While this new infection chain is in general much more complicated than the previous model, its main differentiator is the fact that a malicious HTML application and the VBShower module are polymorphic. This means that the code in both modules will be new and unique in each case of infection. According to Kaspersky experts, this updated version is carried out in order to make the malware invisible to security solutions relying on familiar Indicators of Compromise.

“It has become good practice in the security community to share the Indicators of Compromise (IoC) of malicious operations we find through research. This practice allows us to respond to ongoing international cyber-espionage operations quite swiftly, preventing any further damage they could cause. However, as we predicted as early as 2016, IoC have become obsolete as a reliable tool to spot a targeted attack in your network, “ said Felix Aime, security researcher, Kaspersky Global Research and Analysis Team.

 “This first emerged with ProjectSauron, which would create a unique set of IoC for each of its victims and continued with the trend of using open source tools in espionage operations instead of unique ones. This is now continuing with this recent example of polymorphic malware. This doesn’t mean that actors are becoming harder to catch, but that security skills and the defenders toolkit needs to evolve along with the toolkit and skills of the malicious actors they are tracking,” Aime added.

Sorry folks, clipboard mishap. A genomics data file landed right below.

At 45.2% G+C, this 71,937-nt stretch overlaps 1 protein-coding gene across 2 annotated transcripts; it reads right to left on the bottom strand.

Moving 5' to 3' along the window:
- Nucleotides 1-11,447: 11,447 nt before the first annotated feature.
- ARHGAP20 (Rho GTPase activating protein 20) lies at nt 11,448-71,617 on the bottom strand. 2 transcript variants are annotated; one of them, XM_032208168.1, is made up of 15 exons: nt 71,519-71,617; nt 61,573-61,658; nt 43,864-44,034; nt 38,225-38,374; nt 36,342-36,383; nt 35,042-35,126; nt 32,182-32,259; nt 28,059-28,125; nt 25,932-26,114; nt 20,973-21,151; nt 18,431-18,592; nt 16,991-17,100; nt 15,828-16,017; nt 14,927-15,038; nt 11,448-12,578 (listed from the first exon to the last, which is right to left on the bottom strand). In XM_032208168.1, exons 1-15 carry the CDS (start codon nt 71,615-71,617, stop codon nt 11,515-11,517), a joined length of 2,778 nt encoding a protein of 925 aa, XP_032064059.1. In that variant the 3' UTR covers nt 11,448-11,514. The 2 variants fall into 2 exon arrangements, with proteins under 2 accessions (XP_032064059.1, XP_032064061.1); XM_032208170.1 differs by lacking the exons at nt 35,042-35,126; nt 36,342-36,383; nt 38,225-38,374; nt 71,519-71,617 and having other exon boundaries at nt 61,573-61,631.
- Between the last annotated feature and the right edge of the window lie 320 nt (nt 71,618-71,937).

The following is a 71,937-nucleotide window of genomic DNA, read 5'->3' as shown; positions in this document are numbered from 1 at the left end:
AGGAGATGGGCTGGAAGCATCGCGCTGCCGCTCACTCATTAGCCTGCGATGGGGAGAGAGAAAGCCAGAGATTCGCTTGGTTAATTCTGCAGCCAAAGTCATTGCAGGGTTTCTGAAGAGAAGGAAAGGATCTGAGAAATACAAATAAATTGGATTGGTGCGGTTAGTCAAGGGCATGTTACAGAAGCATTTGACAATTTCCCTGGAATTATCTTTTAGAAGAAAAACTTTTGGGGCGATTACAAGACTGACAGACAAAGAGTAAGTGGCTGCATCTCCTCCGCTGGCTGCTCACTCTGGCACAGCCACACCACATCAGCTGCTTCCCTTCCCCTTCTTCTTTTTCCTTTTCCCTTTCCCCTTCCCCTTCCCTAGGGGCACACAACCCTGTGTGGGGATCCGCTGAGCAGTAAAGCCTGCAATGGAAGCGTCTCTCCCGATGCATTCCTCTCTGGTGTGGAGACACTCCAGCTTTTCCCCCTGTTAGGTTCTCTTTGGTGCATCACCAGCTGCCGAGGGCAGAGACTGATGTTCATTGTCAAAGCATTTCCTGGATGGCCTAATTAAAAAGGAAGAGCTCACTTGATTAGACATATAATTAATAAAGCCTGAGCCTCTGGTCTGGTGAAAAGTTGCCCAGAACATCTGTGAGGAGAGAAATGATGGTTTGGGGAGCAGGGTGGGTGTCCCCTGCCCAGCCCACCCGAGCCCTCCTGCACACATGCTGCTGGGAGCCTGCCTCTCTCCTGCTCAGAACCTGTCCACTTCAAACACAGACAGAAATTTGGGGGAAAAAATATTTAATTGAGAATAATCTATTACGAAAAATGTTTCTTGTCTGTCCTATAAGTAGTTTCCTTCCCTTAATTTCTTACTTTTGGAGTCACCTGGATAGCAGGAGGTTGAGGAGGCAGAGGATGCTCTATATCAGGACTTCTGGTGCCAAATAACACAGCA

Kaspersky recommends that organizations use anti-targeted attack solutions enhanced with Indicators of Attack (IoA) that focus on the tactics, techniques or actions that malefactors may take when preparing for an attack. IoAs track the techniques deployed, no matter what specific tools are used. The latest versions of Kaspersky Endpoint Detection and Response, and Kaspersky Anti Targeted Attack both feature a new database of IoAs, maintained and updated by Kaspersky’s own expert threat hunters.

Other recommendations for organizations from Kaspersky:

  • Educate your staff on digital hygiene and explain how they can recognize and avoid potentially malicious emails or links. Consider introducing dedicated awareness training for employees
  • Use an endpoint security solution fitted with anti-spam and anti-phishing components, as well as application control functionality with a default deny mode to block the execution of unauthorized applications — such as Kaspersky Endpoint Security for Business
  • For endpoint level detection, investigation and timely remediation of incidents, implement an EDR solution such as Kaspersky Endpoint Detection and Response, to catch even unknown banking malware
  • Implement a corporate-grade security solution that detects advanced threats on the network at an early stage, such as Kaspersky Anti Targeted Attack Platform
  • Integrate threat intelligence into your Security Information and Event Management (SIEM) services  and security controls, in order to access the most relevant and up-to-date threat data.